Intramuscular, Intravenous Motion sickness, Nausea and vomiting, Vertigo
Adult: 50-100 mg 4 hourly via IM or IV inj over 2 minutes. Child: 1.25 mg/kg or 37.5 mg/m2 4 times daily via IM inj. Max: 300 mg daily.
Oral Motion sickness, Nausea and vomiting, Vertigo
Adult: 50-100 mg 4-6 hourly. Max: 300-400 mg daily. For prevention of motion sickness, give 30 minutes to 1 hour before activity. Dosage recommendations may vary among countries or individual products. Refer to specific product guidelines. Child: 2-5 years 12.5-25 mg 6-8 hourly. Max: 75 mg daily; 6-<12 years 25-50 mg 6-8 hourly. Max: 150 mg daily; ≥12 years Same as adult dose. Dosage recommendations may vary among countries or individual products. Refer to specific product guidelines.
Rectal Motion sickness, Nausea and vomiting, Vertigo
Adult: 1-2 supp (50-100 mg) 6-8 hourly. For prevention of motion sickness, insert into the rectum 30 minutes (preferably 1-2 hours) before travelling. Child: 8-12 years 1 supp (50 mg) 8-12 hourly.
tab: May be taken with or without food.
IV: Dilute each mL (50 mg) of solution in 10 mL of 0.9% NaCl inj.
IV: Incompatible with phenothiazine derivatives, reserpine, methoxamine hydrochloride, pentobarbital Na, thiamylal Na, nicotinic acid, pyridoxine hydrochloride and certain antibiotic solutions (e.g. chloramphenicol succinate). May cause precipitation when mixed with solutions of tetracycline hydrochloride in dextrose inj and when mixed with novobiocin Na in NaCl solution.
Patient with CV disease (e.g. arrhythmias, hypertension, ischaemic heart disease), prostatic hyperplasia and/or genitourinary obstruction, pyloroduodenal obstruction (e.g. stenotic peptic ulcer), history of asthma or lower respiratory tract symptoms, seizure disorders, thyroid dysfunction, increased intraocular pressure or angle-closure glaucoma. Hepatic impairment. Children and elderly. Pregnancy and lactation.
Significant: Sedation; excitation in children. Cardiac disorders: Tachycardia. Eye disorders: Blurred vision. Gastrointestinal disorders: Dry mouth, epigastric distress. General disorders and administration site conditions: Lassitude. Metabolism and nutrition disorders: Anorexia. Musculoskeletal and connective tissue disorders: Muscular weakness. Nervous system disorders: Dizziness, headache. Psychiatric disorders: Nervousness, restlessness, insomnia (especially in children). Renal and urinary disorders: Difficult or painful urination. Respiratory, thoracic and mediastinal disorders: Thickening of bronchial secretions, dry nose and throat. Skin and subcutaneous tissue disorders: Rash. Vascular disorders: Hypotension.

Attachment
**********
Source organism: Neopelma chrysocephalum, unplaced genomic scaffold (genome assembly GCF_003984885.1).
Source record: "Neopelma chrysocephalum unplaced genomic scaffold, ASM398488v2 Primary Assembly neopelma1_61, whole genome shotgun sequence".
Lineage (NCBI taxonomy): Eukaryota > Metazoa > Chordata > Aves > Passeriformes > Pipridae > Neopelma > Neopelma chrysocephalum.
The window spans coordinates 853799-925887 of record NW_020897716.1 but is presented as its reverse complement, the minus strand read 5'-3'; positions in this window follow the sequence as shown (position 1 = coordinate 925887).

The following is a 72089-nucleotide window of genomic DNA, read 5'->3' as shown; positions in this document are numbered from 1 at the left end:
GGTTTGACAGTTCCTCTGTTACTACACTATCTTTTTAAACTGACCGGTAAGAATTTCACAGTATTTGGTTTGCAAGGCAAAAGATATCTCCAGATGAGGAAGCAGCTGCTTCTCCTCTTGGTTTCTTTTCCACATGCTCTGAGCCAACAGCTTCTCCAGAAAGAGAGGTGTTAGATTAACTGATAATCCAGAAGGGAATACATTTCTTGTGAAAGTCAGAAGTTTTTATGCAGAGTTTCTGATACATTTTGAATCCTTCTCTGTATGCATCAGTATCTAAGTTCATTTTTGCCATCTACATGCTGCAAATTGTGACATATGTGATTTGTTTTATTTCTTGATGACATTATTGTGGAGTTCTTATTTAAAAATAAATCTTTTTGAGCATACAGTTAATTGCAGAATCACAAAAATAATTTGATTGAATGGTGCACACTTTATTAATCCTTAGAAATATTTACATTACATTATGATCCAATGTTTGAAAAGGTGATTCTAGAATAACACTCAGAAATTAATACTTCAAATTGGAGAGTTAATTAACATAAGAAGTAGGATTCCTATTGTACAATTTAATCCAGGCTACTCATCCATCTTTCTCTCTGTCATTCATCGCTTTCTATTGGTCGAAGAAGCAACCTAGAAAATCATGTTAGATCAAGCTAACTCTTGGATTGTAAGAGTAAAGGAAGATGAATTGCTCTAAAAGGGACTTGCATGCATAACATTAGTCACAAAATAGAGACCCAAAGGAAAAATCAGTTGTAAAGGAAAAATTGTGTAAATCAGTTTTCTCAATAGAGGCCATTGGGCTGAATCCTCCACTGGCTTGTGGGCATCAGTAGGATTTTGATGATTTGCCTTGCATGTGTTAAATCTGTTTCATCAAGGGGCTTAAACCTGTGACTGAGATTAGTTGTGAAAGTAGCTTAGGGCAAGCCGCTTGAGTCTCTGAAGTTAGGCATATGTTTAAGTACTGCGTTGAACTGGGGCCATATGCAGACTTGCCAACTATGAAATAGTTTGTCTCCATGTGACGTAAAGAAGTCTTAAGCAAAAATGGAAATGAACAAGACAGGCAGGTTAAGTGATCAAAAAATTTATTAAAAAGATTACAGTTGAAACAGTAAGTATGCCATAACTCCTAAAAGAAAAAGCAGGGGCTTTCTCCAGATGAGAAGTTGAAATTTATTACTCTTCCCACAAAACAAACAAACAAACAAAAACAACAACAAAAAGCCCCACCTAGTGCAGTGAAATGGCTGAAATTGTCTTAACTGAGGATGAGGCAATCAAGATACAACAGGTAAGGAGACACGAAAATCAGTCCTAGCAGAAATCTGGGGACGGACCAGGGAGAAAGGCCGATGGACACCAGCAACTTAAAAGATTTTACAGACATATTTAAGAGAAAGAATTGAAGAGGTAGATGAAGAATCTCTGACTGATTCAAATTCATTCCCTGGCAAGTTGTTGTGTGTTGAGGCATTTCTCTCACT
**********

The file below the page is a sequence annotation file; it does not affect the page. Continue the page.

This drug may cause CNS depression (e.g. drowsiness, impaired mental alertness), if affected, do not drive or operate machinery.
Monitor for anticholinergic side effects (e.g. confusion, constipation).
Symptoms: Dilated pupils, flushed face, excitation, hallucinations, confusion, ataxia, intermittent clonic convulsions, coma, cardiorespiratory collapse (children); extreme difficulty in speech and swallowing, cycle of CNS excitation, seizures and postictal depression (adult). Management: Symptomatic and supportive treatment. In the absence of seizures, performing early gastric lavage (with an endotracheal tube with cuff inflated in place to prevent aspiration of gastric contents) is beneficial. In case of seizures, may give diazepam (in adults) or phenobarbital (in children). Mechanical respiratory assistance may be necessary.
May mask the warning symptoms of ototoxicity by ototoxic drugs (e.g. aminoglycoside antibiotics). May potentiate the effects of anticholinergic drugs (e.g TCAs) and antiparkinsonian drugs (e.g. trihexyphenidyl). May enhance the effects of CNS depressants (e.g. narcotic analgesics, barbiturates).
May enhance the CNS depressant effect of alcohol.
Description: Dimenhydrinate is a monoethanolamine derivative with CNS depressant, anticholinergic, antiemetic, antihistaminic and local anaesthetic effects. Its exact mechanism of antiemetic action is unknown; however, it is believed to inhibit acetylcholine. It has a central anticholinergic activity that blocks the chemoreceptor trigger zone, diminishes vestibular stimulation, and reduces labyrinthine function. Additionally, it competes with histamine in binding for H1-receptor sites on effector cells in the gastrointestinal tract, blood vessels, and respiratory tract. Onset: Antiemetic: 15-30 minutes (oral); immediate (IV); 20-30 minutes (IM). Duration: 3-6 hours. Pharmacokinetics: Absorption: Well absorbed. Time to peak plasma concentration: 1-2 hours. Distribution: Widely distributed into body tissues. Crosses the placenta and enters breast milk. Volume of distribution: 3-4 L/kg. Plasma protein binding: 70-85%. Metabolism: Extensively metabolised in the liver to metabolites (diphenyl-methoxy-ethylamine, diphenyl-methoxy-acetic, diphenyl-methoxy-N-methylamine). Excretion: Via urine, as metabolites. Elimination half-life: 5-8 hours.
R06AA11 - dimenhydrinate ; Belongs to the class of aminoalkyl ethers used as systemic antihistamines.
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